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Toronto Blue Jays third baseman Josh Donaldson celebrates his solo home run in the fourth inning against the Cleveland Indians at Progressive Field, in Cleveland, on May 3, 2018.David Richard/Reuters

Josh Donaldson, looking casual and relaxed with his girlfriend on his arm, sauntered along the busy downtown Toronto sidewalk and ducked into the bustling venue in which he was to be the star attraction.

It was not Rogers Centre, where the exploits of the Toronto Blue Jays star third baseman helped transform the 32-year-old into one of the game’s most recognizable players.

It was a trendy nightclub in the city’s entertainment district, a place with several bowling lanes for patrons who like to knock down some pins as they knock back some drinks.

And it was where Donaldson staged his fourth annual BaseBOWL charity tournament on Thursday night with the proceeds benefiting the Jays Care Foundation and the Big Brothers Big Sisters of Toronto.

He was joined by most of his teammates, who were enjoying a night off from what has been a trying season.

“I’m not a great bowler by any stretch. ... I’m not Mookie Betts,” Donaldson said, referring to the Boston Red Sox outfielder who bowled a perfect game at a professional bowling event last year. “I’m more of a golfer, but I feel like this is a little bit more intimate setting and it’s close to the stadium as well.”

But in a scenario that Donaldson has become accustomed to as a ball player, he was unable to participate fully even at his own charity event. A nagging left calf muscle injury prevented him from pulling on his bowling shoes.

“I’ll probably talk a little trash with a few people,” Donaldson said lightly.

Donaldson, the American League’s most valuable player in 2015, has played in just 36 of Toronto’s 80 games this season with a combination of shoulder and leg injuries.

Earlier this week, a left-calf issue, which has already sidelined him for 25 games and was thought to be close to healing, was aggravated as Donaldson was rehabilitating at the team’s training facility in Dunedin, Fla.

An MRI revealed Donaldson had suffered an acute strain of the calf muscle and his return has been knocked back another three weeks – at least.

“It’s not fun,” Donaldson said, when asked about the latest setback. “I’d rather be out there. I want to be on the field. Any time you can’t, it kind of takes away from what I can do.

“I’ve been doing this ever since I was five years old. For me not to be able to go out there and play the way that I want to, it’s not fun. But it’s also kind of part of life and I have to deal with it.”

After playing in at least 155 games a season from 2013 through 2016, Donaldson has become surprisingly brittle the past two years with an assortment of ailments. He was limited to just 113 games in 2017 before this season set him back further.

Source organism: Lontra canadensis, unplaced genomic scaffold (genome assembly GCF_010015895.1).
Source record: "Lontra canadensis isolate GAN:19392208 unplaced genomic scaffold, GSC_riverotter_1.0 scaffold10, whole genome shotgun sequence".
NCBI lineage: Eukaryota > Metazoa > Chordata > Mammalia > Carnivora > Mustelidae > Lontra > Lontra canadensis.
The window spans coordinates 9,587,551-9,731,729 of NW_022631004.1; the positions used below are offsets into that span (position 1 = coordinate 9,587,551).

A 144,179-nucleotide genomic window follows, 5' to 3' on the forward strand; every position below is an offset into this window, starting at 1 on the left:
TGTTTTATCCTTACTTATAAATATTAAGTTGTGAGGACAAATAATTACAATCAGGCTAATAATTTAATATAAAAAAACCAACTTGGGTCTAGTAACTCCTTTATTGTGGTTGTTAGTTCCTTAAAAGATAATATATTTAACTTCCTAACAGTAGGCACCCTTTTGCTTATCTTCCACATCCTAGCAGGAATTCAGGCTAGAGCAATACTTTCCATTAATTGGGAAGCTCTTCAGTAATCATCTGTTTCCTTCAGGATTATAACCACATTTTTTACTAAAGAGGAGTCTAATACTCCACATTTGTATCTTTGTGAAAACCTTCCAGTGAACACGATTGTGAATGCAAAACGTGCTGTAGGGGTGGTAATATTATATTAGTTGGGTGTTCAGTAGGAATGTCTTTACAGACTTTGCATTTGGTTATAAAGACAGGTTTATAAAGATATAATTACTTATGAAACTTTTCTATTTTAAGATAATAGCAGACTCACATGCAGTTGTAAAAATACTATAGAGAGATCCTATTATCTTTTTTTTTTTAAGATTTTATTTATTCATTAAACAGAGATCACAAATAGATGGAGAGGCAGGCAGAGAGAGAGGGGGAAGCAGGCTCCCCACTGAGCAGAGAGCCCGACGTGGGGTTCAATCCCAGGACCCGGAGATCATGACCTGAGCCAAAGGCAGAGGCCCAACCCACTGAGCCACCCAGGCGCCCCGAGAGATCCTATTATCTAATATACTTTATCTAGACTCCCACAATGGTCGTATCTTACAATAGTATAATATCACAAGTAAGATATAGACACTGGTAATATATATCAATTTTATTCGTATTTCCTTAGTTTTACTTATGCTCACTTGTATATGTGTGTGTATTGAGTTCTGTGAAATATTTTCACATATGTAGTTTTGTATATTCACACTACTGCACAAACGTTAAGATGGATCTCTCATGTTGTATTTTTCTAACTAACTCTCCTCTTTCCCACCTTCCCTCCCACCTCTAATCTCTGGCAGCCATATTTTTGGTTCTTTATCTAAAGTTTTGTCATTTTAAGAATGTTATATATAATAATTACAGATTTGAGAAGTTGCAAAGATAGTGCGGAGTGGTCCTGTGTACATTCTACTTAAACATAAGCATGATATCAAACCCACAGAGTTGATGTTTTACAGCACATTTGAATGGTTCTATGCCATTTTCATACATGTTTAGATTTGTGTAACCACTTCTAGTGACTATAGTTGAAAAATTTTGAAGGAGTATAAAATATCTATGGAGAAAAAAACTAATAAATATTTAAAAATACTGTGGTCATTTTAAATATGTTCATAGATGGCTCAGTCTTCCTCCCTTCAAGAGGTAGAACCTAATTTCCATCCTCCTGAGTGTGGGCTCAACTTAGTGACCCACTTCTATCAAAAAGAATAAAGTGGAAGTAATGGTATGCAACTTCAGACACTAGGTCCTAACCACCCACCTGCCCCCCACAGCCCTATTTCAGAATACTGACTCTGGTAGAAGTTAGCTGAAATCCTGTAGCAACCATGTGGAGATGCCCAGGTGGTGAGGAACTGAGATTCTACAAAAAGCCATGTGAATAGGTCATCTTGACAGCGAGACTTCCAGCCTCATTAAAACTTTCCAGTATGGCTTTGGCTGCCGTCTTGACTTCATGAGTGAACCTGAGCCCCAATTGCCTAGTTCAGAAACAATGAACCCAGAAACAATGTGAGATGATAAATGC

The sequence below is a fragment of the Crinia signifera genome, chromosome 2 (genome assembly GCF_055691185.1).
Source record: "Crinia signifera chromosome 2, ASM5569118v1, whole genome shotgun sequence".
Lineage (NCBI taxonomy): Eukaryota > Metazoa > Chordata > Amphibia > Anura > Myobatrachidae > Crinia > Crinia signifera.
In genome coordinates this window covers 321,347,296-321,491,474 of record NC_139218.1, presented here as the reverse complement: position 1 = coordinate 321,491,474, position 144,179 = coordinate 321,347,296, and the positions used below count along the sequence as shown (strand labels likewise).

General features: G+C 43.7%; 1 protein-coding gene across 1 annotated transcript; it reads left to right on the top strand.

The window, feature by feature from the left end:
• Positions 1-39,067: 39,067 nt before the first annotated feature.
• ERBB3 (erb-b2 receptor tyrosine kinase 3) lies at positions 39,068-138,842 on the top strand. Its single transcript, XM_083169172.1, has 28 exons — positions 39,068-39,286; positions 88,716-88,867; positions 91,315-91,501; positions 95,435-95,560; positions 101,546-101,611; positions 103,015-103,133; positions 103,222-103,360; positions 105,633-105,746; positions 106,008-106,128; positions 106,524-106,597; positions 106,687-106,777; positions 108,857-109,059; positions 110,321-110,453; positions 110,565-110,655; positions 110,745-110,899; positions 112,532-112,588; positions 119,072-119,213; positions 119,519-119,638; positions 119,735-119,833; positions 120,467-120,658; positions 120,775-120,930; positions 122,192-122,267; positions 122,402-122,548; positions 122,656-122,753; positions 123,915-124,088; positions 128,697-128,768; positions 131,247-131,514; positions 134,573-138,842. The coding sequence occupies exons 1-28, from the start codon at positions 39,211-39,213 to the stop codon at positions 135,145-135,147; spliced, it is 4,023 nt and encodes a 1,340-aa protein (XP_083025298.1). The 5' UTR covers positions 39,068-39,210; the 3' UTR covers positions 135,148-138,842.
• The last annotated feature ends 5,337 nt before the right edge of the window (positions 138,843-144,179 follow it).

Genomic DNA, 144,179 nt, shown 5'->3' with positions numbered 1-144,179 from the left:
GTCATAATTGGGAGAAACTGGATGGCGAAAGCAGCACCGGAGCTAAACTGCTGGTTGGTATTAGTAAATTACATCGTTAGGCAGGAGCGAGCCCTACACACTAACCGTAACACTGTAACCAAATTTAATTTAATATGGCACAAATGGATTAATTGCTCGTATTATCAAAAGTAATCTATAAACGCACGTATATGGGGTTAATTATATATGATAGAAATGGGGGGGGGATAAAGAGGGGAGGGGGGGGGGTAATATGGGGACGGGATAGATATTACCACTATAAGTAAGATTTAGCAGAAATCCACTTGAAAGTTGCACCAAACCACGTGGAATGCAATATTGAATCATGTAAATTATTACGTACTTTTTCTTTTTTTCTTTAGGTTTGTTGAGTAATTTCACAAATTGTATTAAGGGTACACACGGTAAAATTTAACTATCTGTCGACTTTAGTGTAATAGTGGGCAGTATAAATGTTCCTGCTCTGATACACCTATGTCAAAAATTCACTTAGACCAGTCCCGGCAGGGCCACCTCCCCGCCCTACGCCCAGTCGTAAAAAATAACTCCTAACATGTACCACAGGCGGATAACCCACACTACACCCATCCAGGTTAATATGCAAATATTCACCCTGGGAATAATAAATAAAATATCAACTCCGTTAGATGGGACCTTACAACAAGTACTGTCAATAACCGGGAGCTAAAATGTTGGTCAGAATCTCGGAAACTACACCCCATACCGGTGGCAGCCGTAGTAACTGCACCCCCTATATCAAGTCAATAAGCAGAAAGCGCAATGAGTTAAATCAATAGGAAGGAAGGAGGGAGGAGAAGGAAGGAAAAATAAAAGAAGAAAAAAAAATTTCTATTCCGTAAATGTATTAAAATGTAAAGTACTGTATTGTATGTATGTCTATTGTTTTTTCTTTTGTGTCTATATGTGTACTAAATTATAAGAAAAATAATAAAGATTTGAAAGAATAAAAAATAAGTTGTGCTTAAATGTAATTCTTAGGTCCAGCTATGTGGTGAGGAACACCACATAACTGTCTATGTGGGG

He said he has no explanation for the turn of events.

“If I had those answers, I wouldn’t be in this position,” he said. “We are reaching out to different types of doctors to kind of go through some things, to kind of check some boxes off to see if there are reasons for that. We don’t have that information yet. And I’m sure if there is something that it’ll be brought up at some point.”

His absence has helped exacerbate the free fall of the Blue Jays (37-43). The team’s chances of making the postseason were listed at just 2.2 per cent by the FanGraphs baseball website on Thursday.

“It’s unfortunate, definitely a blow to the organization and frustrating for us, frustrating for him,” Toronto general manager Ross Atkins said in a telephone interview. “We’ll do everything we can just to get him back as quickly and safely as possible.”

Donaldson’s consistent run of injuries could not have occurred at a worse time for the team or the player, who is slated to become a free agent at the season’s end. Donaldson’s continued injuries have likely hampered his ability to get a lucrative long-term contract.

And if the Blue Jays were looking to sell players by the July 31 non-arbitration trade deadline, as many anticipate, Donaldson’s value is not as robust as it might have been had the third baseman stayed healthy.

Donaldson said he can’t let that train of thought enter his mind.

“The circumstances, they are what they are,” he said. “And I can’t control that. All I can control is my attitude and how I go about my business and work. I try to go out there and give everything that I can, whether it’s in my rehab, whether it’s when I am on the field.

“I treat this no different and just try to stay as positive as I can be even though it can be difficult at times.”

The Blue Jays begin a four-game series against the Detroit Tigers on Friday night at Rogers Centre.

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